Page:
The buck kicked and wheeled out of the opening heading up and over the next ridge. Zangerle and Robinson quickly moved to the top of that ridge to get eyes on the buck. Through the timber, Zangerle could see that the buck had bedded, but was still alive with its head bobbing. He knew then that his shot must have been a little far back. 

“After about an hour, the buck got up and moved off over the next ridge,” says Zangerle. “We decided not to push the buck and to wait until the evening before tracking. 

While Zangerle didn’t have his hands on the buck yet, he knew the hit would turn out to be lethal. Zangerle explained that their setup is what allowed him to take the shot.

“Since the buck came in to our left, we had to shuffle around a little, which can be very difficult and risky when hunting from the ground. My dad always taught me to clear out the leaves and brush whenever you’re making a ground set up, it allows you to move quietly without rustling leaves under your knees and boots.”

It’s often the small steps like these that make the difference in a successful hunt. 

Patience is Key When Hunting a Bedded Buck

While Zangerle and Robinson were keeping eyes on their hit buck, Huebschman and Krimmer had made their way around the river and were closing in on the bedded buck from the morning. In the time it took for them to make the move, the buck had switched beds and moved to a thicker area. All they could see were his tines sticking out of the canary grass. 

“We were set up in range around 10:00 AM, just waiting for the buck to stand up,” said Huebschman. “We decided to be patient and wait him out knowing that he’d stand up at some point. Most deer move beds every three to four hours throughout the day, it might not be a big move, but they typically at least stand up and browse momentarily before bedding back down.”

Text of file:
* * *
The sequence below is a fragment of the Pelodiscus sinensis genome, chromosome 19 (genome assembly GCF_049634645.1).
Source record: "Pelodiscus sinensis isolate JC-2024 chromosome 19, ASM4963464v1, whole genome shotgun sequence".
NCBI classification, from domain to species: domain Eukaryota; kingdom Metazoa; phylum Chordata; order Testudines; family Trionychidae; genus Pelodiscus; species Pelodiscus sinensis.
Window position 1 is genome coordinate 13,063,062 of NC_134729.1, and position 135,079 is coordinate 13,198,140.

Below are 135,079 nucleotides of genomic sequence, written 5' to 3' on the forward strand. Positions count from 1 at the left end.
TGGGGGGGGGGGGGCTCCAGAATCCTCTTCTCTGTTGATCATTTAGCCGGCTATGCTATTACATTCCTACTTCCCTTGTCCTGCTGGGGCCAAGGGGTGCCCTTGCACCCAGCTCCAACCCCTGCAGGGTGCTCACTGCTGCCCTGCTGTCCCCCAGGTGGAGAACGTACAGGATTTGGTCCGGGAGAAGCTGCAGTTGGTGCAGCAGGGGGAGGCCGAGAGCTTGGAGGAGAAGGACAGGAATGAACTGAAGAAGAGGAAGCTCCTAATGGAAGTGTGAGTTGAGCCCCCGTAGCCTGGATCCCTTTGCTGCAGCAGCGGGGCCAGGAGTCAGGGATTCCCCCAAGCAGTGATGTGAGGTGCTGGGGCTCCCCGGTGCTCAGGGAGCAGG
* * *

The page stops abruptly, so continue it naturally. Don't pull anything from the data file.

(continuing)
They only had about 10 feet of elevation over where the buck was now bedded. They were set up on a small dike, around 200 yards from the buck. Over the next seven hours, it stood up four or five times, but never presented a shot to Huebschman. The buck was clearly comfortable in that tall canary grass and didn’t have a reason to leave. Huebschman did not want to force a shot, knowing that he still had plenty of time before sunset.

Around 5:00 PM, the buck finally left that ¼ acre area of tall canary grass and moved about 70 yards from his bedding area. As he moved through the grass, Huebschman could finally see his vitals. The buck was quartered toward him, so Huebschman settled his crosshairs and took the shot.

“Right as I shot, we heard an incredibly distinct bullet impact, but with the smoke from the muzzleloader we couldn’t see where the buck went,” says Huebschman.

When he turned to his left, Clements was on the ridge across the river fist pumping because he had seen the whole scene play out and watched the buck go down. After the shot, the crew met back at the river and made the decision to leave Zangerle’s buck until the morning so they could call a tracking dog. They proceeded to get Huebschman’s buck taken care of and packed out of the woods. 

The next morning they used a tracking dog to quickly find Zangerle’s buck. It had expired just on the other side of the ridge from where Zangerle and Robinson had seen it the day before.

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Zangerle and Huebschman with 4 bucks in 5 days of hunting. The Hunting Public

This day ranks as one of the top hunting days for the entire crew. Two mature Iowa bucks taken just 500-yards apart. It’s a hunt that dreams are made of. For Huebschman, having the patience and persistence to wait the buck out was key. He knew that the buck had nowhere to go without presenting a shot, so sitting and waiting for it to provide a shot opportunity for seven hours was not just the best move he could make, but the only move that made sense.